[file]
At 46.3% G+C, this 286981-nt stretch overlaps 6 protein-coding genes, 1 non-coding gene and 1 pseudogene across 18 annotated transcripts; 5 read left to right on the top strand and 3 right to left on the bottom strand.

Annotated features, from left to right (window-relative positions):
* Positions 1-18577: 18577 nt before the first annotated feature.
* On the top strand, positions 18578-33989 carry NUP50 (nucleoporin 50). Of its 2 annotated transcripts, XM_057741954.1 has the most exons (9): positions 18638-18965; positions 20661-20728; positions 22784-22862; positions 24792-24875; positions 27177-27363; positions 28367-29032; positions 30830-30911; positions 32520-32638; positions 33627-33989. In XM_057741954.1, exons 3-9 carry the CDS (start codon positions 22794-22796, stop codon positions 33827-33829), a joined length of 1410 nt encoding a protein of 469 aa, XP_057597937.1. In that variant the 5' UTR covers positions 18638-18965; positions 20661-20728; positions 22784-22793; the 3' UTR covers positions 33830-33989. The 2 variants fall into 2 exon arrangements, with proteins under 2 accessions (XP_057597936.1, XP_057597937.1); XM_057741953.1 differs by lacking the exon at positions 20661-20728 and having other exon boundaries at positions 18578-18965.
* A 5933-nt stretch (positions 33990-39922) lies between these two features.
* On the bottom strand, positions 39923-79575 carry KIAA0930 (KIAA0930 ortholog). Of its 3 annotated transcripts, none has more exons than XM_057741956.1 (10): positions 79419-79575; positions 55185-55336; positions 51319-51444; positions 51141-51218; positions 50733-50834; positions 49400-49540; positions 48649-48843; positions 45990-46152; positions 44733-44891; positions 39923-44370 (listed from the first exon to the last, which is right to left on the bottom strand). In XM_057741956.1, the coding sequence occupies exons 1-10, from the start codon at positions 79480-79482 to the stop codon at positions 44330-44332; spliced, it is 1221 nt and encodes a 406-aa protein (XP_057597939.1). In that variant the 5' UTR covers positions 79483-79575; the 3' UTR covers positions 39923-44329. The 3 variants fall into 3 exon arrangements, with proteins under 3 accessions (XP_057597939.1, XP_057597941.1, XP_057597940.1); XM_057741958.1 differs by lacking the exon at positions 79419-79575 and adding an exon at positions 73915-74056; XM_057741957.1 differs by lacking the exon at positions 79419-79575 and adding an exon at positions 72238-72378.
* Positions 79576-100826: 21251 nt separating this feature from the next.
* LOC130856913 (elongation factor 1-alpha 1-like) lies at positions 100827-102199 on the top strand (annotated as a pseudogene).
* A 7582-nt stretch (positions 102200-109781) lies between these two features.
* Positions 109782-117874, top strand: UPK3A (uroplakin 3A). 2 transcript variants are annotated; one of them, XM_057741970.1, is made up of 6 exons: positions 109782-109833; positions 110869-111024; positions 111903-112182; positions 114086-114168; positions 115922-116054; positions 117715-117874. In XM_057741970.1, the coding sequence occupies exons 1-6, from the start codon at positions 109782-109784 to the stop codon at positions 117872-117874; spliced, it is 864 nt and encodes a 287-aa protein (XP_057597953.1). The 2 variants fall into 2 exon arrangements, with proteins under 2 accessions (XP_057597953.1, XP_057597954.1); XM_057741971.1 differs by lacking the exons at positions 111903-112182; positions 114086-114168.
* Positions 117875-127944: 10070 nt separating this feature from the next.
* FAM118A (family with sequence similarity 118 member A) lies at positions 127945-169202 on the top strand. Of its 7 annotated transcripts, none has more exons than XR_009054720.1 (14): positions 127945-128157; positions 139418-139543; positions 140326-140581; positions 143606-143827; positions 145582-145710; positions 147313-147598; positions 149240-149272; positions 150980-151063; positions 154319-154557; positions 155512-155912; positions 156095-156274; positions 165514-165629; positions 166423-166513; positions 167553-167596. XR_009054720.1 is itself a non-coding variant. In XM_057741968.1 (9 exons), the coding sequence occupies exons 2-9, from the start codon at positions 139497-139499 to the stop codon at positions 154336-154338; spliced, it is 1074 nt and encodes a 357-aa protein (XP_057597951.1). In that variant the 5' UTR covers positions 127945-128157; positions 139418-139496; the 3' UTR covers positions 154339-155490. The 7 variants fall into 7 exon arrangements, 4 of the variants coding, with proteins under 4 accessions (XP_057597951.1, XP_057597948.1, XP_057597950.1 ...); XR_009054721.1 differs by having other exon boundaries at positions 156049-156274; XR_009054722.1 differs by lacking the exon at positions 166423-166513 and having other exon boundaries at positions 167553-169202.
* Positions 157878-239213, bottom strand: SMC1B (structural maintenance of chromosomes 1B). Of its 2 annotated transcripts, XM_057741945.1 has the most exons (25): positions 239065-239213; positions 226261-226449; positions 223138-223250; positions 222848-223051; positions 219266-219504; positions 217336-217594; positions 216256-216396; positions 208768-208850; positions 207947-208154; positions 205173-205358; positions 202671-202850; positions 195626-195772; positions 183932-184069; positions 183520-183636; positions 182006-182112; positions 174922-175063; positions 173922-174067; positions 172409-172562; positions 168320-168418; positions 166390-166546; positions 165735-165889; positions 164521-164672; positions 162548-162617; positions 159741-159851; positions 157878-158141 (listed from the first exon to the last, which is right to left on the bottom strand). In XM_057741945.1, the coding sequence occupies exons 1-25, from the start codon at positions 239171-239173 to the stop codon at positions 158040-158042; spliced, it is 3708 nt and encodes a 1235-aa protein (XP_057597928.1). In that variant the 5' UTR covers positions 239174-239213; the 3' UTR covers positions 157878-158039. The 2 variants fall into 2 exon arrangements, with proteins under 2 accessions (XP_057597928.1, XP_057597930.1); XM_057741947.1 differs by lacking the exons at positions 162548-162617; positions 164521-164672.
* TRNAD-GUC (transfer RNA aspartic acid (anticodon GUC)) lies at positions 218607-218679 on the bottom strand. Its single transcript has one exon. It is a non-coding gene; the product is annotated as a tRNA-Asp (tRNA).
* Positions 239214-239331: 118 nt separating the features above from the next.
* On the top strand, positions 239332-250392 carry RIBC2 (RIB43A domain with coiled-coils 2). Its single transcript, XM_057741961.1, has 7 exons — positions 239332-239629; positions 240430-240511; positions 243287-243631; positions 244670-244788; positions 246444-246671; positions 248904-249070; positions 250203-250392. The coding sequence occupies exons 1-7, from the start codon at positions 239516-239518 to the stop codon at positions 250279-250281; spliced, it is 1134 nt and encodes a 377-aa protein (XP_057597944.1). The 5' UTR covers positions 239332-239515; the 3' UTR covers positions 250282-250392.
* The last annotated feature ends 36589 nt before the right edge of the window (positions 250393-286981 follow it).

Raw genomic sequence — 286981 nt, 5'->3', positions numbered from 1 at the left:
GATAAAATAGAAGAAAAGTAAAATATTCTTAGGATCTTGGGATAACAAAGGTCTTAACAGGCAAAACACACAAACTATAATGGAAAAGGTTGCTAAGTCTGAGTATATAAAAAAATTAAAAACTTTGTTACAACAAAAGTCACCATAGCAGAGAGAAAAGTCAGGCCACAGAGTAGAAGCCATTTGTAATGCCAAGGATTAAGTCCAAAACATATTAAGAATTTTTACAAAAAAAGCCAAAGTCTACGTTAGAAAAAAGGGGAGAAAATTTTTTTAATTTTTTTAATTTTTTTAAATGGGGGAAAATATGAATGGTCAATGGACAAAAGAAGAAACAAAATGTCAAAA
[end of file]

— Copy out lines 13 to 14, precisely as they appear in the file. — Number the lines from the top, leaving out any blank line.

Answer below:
* Positions 157878-239213, bottom strand: SMC1B (structural maintenance of chromosomes 1B). Of its 2 annotated transcripts, XM_057741945.1 has the most exons (25): positions 239065-239213; positions 226261-226449; positions 223138-223250; positions 222848-223051; positions 219266-219504; positions 217336-217594; positions 216256-216396; positions 208768-208850; positions 207947-208154; positions 205173-205358; positions 202671-202850; positions 195626-195772; positions 183932-184069; positions 183520-183636; positions 182006-182112; positions 174922-175063; positions 173922-174067; positions 172409-172562; positions 168320-168418; positions 166390-166546; positions 165735-165889; positions 164521-164672; positions 162548-162617; positions 159741-159851; positions 157878-158141 (listed from the first exon to the last, which is right to left on the bottom strand). In XM_057741945.1, the coding sequence occupies exons 1-25, from the start codon at positions 239171-239173 to the stop codon at positions 158040-158042; spliced, it is 3708 nt and encodes a 1235-aa protein (XP_057597928.1). In that variant the 5' UTR covers positions 239174-239213; the 3' UTR covers positions 157878-158039. The 2 variants fall into 2 exon arrangements, with proteins under 2 accessions (XP_057597928.1, XP_057597930.1); XM_057741947.1 differs by lacking the exons at positions 162548-162617; positions 164521-164672.
* TRNAD-GUC (transfer RNA aspartic acid (anticodon GUC)) lies at positions 218607-218679 on the bottom strand. Its single transcript has one exon. It is a non-coding gene; the product is annotated as a tRNA-Asp (tRNA).